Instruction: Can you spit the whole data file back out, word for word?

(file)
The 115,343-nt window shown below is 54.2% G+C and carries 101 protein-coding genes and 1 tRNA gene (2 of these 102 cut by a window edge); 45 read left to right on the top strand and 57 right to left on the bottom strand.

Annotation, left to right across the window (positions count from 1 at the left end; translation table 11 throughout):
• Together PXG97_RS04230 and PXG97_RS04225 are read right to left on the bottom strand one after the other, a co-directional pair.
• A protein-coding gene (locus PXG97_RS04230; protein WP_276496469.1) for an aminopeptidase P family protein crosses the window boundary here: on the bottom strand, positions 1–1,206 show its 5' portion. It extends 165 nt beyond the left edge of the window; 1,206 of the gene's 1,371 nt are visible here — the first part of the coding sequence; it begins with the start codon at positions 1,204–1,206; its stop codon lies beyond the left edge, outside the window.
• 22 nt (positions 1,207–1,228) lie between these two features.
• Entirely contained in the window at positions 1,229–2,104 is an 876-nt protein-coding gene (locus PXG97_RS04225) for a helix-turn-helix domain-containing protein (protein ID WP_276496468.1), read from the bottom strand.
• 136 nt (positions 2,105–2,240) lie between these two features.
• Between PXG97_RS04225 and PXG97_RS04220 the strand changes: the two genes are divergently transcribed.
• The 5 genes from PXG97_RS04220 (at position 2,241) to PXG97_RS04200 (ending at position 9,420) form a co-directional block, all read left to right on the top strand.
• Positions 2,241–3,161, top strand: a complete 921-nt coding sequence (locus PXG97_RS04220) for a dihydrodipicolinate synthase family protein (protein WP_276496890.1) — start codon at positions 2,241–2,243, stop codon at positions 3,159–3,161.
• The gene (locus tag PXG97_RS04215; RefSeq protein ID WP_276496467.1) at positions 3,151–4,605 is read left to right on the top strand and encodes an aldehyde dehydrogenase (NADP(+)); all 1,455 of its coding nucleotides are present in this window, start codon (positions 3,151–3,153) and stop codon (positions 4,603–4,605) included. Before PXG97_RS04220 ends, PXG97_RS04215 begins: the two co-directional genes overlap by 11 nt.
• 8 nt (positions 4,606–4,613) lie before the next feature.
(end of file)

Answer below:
The 115,343-nt window shown below is 54.2% G+C and carries 101 protein-coding genes and 1 tRNA gene (2 of these 102 cut by a window edge); 45 read left to right on the top strand and 57 right to left on the bottom strand.

Annotation, left to right across the window (positions count from 1 at the left end; translation table 11 throughout):
• Together PXG97_RS04230 and PXG97_RS04225 are read right to left on the bottom strand one after the other, a co-directional pair.
• A protein-coding gene (locus PXG97_RS04230; protein WP_276496469.1) for an aminopeptidase P family protein crosses the window boundary here: on the bottom strand, positions 1–1,206 show its 5' portion. It extends 165 nt beyond the left edge of the window; 1,206 of the gene's 1,371 nt are visible here — the first part of the coding sequence; it begins with the start codon at positions 1,204–1,206; its stop codon lies beyond the left edge, outside the window.
• 22 nt (positions 1,207–1,228) lie between these two features.
• Entirely contained in the window at positions 1,229–2,104 is an 876-nt protein-coding gene (locus PXG97_RS04225) for a helix-turn-helix domain-containing protein (protein ID WP_276496468.1), read from the bottom strand.
• 136 nt (positions 2,105–2,240) lie between these two features.
• Between PXG97_RS04225 and PXG97_RS04220 the strand changes: the two genes are divergently transcribed.
• The 5 genes from PXG97_RS04220 (at position 2,241) to PXG97_RS04200 (ending at position 9,420) form a co-directional block, all read left to right on the top strand.
• Positions 2,241–3,161, top strand: a complete 921-nt coding sequence (locus PXG97_RS04220) for a dihydrodipicolinate synthase family protein (protein WP_276496890.1) — start codon at positions 2,241–2,243, stop codon at positions 3,159–3,161.
• The gene (locus tag PXG97_RS04215; RefSeq protein ID WP_276496467.1) at positions 3,151–4,605 is read left to right on the top strand and encodes an aldehyde dehydrogenase (NADP(+)); all 1,455 of its coding nucleotides are present in this window, start codon (positions 3,151–3,153) and stop codon (positions 4,603–4,605) included. Before PXG97_RS04220 ends, PXG97_RS04215 begins: the two co-directional genes overlap by 11 nt.
• 8 nt (positions 4,606–4,613) lie before the next feature.